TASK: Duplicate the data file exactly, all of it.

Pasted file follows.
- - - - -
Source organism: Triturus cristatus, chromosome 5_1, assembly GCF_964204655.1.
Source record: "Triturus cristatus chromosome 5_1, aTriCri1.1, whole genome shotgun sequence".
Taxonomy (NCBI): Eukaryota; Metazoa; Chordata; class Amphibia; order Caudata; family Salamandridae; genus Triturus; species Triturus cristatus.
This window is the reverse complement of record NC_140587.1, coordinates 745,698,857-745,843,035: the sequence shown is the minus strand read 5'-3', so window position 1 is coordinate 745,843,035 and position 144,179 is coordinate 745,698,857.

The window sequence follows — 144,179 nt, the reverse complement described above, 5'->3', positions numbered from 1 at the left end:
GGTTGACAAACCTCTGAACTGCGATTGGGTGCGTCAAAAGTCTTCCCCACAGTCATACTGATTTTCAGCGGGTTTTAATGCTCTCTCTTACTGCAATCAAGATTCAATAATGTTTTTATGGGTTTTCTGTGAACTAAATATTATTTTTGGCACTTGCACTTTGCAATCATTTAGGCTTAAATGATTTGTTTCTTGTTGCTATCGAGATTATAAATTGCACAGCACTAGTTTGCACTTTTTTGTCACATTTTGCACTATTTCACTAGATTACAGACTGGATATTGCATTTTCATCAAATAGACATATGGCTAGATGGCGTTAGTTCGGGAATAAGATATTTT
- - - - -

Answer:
Source organism: Triturus cristatus, chromosome 5_1, assembly GCF_964204655.1.
Source record: "Triturus cristatus chromosome 5_1, aTriCri1.1, whole genome shotgun sequence".
Taxonomy (NCBI): Eukaryota; Metazoa; Chordata; class Amphibia; order Caudata; family Salamandridae; genus Triturus; species Triturus cristatus.
This window is the reverse complement of record NC_140587.1, coordinates 745,698,857-745,843,035: the sequence shown is the minus strand read 5'-3', so window position 1 is coordinate 745,843,035 and position 144,179 is coordinate 745,698,857.

The window sequence follows — 144,179 nt, the reverse complement described above, 5'->3', positions numbered from 1 at the left end:
GGTTGACAAACCTCTGAACTGCGATTGGGTGCGTCAAAAGTCTTCCCCACAGTCATACTGATTTTCAGCGGGTTTTAATGCTCTCTCTTACTGCAATCAAGATTCAATAATGTTTTTATGGGTTTTCTGTGAACTAAATATTATTTTTGGCACTTGCACTTTGCAATCATTTAGGCTTAAATGATTTGTTTCTTGTTGCTATCGAGATTATAAATTGCACAGCACTAGTTTGCACTTTTTTGTCACATTTTGCACTATTTCACTAGATTACAGACTGGATATTGCATTTTCATCAAATAGACATATGGCTAGATGGCGTTAGTTCGGGAATAAGATATTTT